European integrations News

Contribution to the Serbia 2019 Progress Report

Progress achieved in the field of child rights and state of vulnerable children

The Council for the Rights of the Child

The Council for the Rights of the Child, the advisory body of the Government of the Republic of Serbia, has been active this year. MODS has a representative in this body.[1] Two work groups have been established in the Council – the work group on early development of the child and the work group on drafting the National Action plan for Children. The Council held five sessions from November 2017 to November 2018. Children participated in some of these sessions. MODS expects the Council for the Rights of the Child to be proactive on topics and legislative initiatives that they should be dealing with in their work.

Accession of Serbia to the EU Rights, Equality and Citizenship Program

MODS expresses great satisfaction with the accession of Serbia to the EU Rights, Equality and Citizenship Program.[2] The initiative for Serbia’s accession to the Program came from civil society organizations which sent this proposal to the Government of the Republic of Serbia.

The right of the child to life in family environment – preventing the separation of children from their families

One of the basic rights of every child is the right to live in their family.[3] In order to exercise this right in the child’s best interest, it is necessary to provide an adequate and timely support to the family in order to prevent the separation of children from families, as well as enable the return of children to their primary families, if there was a separation. A disproportionately large number of children in Serbia still live in institutions. The total number of children who live in alternative care in Serbia is 5.986, out of whom 666 are living in a residential care setting, while 5320 are in foster care. The number of children living in disadvantaged families in Serbia has increased (more than 162,000, 13% of all children in Serbia, and this rate increased by 27% compared to 2011).

                     In order to exercise this child right, it is necessary to:
  • Move forward in the process of deinstitutionalization in Serbia.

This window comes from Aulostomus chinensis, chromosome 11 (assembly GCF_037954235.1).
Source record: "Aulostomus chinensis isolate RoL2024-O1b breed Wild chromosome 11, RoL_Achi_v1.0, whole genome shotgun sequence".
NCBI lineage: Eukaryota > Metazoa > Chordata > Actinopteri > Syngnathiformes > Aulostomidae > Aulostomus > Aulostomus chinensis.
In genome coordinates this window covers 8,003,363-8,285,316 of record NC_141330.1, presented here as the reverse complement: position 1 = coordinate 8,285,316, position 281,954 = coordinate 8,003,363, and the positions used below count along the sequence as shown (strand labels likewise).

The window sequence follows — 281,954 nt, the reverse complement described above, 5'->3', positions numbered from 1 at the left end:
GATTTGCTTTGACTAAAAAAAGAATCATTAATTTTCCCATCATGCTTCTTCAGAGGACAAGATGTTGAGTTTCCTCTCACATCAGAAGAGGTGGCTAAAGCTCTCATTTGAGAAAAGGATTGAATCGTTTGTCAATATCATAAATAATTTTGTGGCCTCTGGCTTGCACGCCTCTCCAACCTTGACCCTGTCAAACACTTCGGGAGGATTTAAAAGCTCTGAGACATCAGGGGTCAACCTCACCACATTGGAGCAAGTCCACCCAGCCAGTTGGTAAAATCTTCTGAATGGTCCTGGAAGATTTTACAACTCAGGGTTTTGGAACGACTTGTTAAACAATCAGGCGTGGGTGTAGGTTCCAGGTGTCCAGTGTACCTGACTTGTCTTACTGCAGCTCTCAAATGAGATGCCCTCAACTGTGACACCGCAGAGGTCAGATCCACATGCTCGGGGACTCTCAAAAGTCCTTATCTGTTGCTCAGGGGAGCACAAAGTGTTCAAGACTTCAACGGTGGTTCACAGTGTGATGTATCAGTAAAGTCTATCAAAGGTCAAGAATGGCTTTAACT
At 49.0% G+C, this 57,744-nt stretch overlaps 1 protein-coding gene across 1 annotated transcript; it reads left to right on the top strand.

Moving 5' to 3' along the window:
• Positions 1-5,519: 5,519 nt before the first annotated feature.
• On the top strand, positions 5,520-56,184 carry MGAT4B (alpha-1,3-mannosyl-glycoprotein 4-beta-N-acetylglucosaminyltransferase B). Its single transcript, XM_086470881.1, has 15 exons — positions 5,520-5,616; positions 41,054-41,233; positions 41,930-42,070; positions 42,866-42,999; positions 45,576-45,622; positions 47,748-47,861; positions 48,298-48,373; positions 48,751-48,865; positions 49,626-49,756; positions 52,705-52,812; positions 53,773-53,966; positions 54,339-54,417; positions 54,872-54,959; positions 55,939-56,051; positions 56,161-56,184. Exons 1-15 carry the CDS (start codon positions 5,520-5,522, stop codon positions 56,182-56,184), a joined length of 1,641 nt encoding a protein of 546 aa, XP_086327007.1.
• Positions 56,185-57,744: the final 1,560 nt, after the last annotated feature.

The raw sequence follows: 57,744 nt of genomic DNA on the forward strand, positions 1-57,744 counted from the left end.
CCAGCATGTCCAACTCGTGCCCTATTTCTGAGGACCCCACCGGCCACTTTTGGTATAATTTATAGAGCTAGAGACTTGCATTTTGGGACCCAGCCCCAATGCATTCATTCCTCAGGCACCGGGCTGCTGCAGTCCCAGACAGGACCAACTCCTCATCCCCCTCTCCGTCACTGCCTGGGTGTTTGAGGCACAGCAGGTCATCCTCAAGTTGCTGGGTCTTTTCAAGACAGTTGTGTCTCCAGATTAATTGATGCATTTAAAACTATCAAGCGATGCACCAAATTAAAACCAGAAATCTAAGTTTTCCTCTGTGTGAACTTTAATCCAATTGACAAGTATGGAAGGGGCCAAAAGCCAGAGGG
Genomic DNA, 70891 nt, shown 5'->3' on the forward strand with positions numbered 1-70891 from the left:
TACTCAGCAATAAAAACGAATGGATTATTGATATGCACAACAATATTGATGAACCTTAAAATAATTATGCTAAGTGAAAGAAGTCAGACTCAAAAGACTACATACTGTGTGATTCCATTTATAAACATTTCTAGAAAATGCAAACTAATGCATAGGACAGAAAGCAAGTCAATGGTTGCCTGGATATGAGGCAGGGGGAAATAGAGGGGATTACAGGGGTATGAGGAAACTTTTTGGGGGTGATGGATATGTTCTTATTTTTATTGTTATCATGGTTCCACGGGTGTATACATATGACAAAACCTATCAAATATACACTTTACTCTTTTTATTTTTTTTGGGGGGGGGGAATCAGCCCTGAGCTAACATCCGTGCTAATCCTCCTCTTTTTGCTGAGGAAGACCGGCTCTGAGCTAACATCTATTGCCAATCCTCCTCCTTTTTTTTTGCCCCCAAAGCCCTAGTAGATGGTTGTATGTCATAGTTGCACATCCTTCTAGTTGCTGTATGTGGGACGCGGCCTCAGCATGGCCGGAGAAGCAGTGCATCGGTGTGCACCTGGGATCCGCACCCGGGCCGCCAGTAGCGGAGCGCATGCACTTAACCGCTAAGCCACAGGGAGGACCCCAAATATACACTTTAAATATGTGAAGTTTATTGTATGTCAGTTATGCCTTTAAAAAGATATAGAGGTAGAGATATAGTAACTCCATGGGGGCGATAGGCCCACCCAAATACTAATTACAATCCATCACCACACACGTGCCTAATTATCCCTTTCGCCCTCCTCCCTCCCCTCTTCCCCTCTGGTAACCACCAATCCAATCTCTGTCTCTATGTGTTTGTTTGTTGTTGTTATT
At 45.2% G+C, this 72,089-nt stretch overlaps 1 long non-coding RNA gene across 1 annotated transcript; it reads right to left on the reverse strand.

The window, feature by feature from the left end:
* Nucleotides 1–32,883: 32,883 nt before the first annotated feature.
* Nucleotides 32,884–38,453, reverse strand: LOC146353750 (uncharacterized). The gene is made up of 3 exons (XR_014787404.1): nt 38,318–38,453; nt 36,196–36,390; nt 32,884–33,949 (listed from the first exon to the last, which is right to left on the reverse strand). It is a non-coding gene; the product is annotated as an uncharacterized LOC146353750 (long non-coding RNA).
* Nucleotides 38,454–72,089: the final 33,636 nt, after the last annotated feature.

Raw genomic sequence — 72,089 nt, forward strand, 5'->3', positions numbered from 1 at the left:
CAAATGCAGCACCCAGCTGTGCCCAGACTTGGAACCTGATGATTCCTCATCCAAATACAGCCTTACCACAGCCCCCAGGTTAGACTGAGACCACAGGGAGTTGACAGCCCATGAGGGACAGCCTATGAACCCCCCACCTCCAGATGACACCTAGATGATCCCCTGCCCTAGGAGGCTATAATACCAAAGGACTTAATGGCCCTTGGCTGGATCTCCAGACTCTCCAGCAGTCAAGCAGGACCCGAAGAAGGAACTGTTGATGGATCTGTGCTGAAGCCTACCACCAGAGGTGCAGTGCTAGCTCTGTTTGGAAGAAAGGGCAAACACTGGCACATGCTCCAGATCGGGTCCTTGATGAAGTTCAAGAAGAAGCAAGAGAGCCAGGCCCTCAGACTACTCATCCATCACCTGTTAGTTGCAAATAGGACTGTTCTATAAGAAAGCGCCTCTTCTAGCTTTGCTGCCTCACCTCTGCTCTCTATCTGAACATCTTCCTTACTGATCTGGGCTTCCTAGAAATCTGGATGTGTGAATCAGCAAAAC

• Explicitly prohibit residential accommodation of a child under the age of three in the Law on Social Welfare.
  • Explicitly recognize the measures in the Law on Social Welfare to provide support to families, particularly to families in crisis, which are at risk of having a child removed, and to provide support and help with preparations for the return of a child to its primary family.
  • Enable the establishing of services of intensive support to families, social and educational services, as well as counseling and therapy services by adopting the missing Rulebooks for these services and allocating funding from the government budget for the services of intensive support to families.
  • Improve funding of social care services in a way that DI is recognized in public spending. Funding must be available to cover transition and development costs.
  • Improve the financing system services, both in the domain of financial resources availability and in the domain of the very mechanism of service financing.
  • Improve the mechanism of earmarked transfers –the mandatory part of resources for the provision of support services to families with children.

Resources which already exist, both in the public and in the civil sector, need to be utilized for strengthening families in order to prevent the separation of children, as well as to support reintegration of children with their families, if a separation occurs.

Child education